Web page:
People hate it once they have some bad experience with a claim or something expensive not being covered. But until that happens 'comfortable with the illusion someone else is paying for it' prevails over the hypotheticals. And of course those stories of people falling through the cracks between structures is something that only happens to other people...

I think the fundamental problem is that people by and large say they like their insurance, which for most is what they get at their jobs. We saw it with the ACA both with Obama's promise people could keep what they had, and the GOP pounce when that turned out not to be 100% true.

My suspicion is what's really at play is the tendency of humans to value what they already have more than an uncertain gain. Our system's complexity only reinforces it. People know they have something with the employer model but in my experience don't actually understand much about what that something is or the shortcomings of it. IMO the politics are a reflection of that reality rather than a cause.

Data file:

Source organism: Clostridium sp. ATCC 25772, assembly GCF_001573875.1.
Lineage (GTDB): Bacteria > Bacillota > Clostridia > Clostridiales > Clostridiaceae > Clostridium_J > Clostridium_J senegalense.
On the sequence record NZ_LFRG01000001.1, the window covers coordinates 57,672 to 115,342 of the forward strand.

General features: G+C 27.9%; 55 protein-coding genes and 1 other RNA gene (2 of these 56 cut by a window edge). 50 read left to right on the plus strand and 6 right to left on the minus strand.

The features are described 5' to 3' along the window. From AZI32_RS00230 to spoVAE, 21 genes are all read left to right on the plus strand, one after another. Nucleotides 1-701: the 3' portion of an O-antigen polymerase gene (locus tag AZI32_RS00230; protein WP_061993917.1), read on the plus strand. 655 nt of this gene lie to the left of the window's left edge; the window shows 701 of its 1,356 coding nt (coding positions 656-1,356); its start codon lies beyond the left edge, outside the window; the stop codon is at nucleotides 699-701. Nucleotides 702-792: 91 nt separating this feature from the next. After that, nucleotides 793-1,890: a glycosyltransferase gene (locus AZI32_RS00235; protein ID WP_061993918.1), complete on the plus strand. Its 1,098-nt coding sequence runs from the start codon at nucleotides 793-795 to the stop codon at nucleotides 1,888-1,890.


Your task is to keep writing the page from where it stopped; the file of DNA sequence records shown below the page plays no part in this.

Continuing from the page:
I see it as the distortion from which most other distortions arise. But to your point fixing it is hard, and nothing is harder in a democracy than selling some short term pain, no matter the necessity for long term gain. That's especially the case with something like healthcare benefits where all change is understandably scary.

The problem here seems less of a religious freedom v. reproductive rights and more another bullet to the list of shortcomings in our healthcare system. If employers weren't the primary providers of benefits the issue goes away completely.